Spinal motor outputs during step-to-step transitions of diverse human gaits

Valentina La Scaleia, Yuri P. Ivanenko, Karl E. Zelik, Francesco Lacquaniti

Research output: Contribution to journalArticlepeer-review


Aspects of human motor control can be inferred from the coordination of muscles during movement. For instance, by combining multimuscle electromyographic (EMG) recordings with human neuroanatomy, it is possible to estimate alpha-motoneuron (MN) pool activations along the spinal cord. It has previously been shown that the spinal motor output fluctuates with the body's center-of-mass motion, with bursts of activity around foot-strike and foot lift-off during walking. However, it is not known whether these MN bursts are generalizable to other ambulation tasks, nor is it clear if the spatial locus of the activity (along the rostrocaudal axis of the spinal cord) is fixed or variable. Here we sought to address these questions by investigating the spatiotemporal characteristics of the spinal motor output during various tasks: walking forward, backward, tiptoe and uphill. We reconstructed spinal maps from 26 leg muscle EMGs, including some intrinsic foot muscles. We discovered that the various walking tasks shared qualitative similarities in their temporal spinal activation profiles, exhibiting peaks around foot-strike and foot-lift. However, we also observed differences in the segmental level and intensity of spinal activations, particularly following foot-strike. For example, forward level-ground walking exhibited a mean motor output roughly 2 times lower than the other gaits. Finally, we found that the reconstruction of the spinal motor output from multimuscle EMG recordings was relatively insensitive to the subset of muscles analyzed. In summary, our results suggested temporal similarities, but spatial differences in the segmental spinal motor outputs during the step-to-step transitions of disparate walking behaviors.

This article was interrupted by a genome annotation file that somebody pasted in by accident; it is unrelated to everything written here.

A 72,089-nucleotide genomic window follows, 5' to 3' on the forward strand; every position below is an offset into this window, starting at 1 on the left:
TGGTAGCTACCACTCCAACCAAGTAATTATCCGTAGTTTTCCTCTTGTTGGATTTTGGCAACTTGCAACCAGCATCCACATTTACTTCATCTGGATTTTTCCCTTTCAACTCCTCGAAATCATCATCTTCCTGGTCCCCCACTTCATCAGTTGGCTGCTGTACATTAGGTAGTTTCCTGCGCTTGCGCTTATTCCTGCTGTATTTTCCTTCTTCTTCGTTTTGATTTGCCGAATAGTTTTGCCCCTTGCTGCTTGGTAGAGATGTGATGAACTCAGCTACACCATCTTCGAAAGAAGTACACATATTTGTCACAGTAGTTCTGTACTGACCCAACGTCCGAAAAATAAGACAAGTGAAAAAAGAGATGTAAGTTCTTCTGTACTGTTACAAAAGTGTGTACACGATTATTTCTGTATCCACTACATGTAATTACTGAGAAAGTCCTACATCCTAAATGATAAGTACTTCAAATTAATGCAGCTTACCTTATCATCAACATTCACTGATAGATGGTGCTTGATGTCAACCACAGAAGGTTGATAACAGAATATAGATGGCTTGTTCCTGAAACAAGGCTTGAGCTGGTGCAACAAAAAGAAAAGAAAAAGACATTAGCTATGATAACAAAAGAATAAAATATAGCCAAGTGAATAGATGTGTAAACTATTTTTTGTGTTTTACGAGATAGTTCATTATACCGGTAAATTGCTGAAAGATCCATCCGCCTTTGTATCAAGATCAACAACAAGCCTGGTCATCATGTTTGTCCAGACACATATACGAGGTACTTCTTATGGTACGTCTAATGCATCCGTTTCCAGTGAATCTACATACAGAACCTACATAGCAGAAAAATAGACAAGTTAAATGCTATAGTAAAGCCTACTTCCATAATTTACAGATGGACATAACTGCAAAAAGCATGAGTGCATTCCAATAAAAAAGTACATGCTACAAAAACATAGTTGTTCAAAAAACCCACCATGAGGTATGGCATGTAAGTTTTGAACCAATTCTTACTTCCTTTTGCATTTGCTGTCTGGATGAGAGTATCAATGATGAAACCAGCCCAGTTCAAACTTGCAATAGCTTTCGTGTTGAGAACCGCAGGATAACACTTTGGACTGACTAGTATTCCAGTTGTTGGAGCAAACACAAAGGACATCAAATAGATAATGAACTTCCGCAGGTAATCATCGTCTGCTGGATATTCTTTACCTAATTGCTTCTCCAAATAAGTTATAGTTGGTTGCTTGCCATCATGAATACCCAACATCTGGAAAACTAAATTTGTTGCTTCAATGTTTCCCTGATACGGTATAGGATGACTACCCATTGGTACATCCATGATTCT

Original languageEnglish
Article number305
JournalFrontiers in Human Neuroscience
Issue numberMAY
Publication statusPublished - May 15 2014


  • Backward
  • EMG
  • Motoneurons
  • Spinal mapping
  • Tiptoe
  • Uphill
  • Walking

ASJC Scopus subject areas

  • Psychiatry and Mental health
  • Neurology
  • Biological Psychiatry
  • Behavioral Neuroscience
  • Neuropsychology and Physiological Psychology


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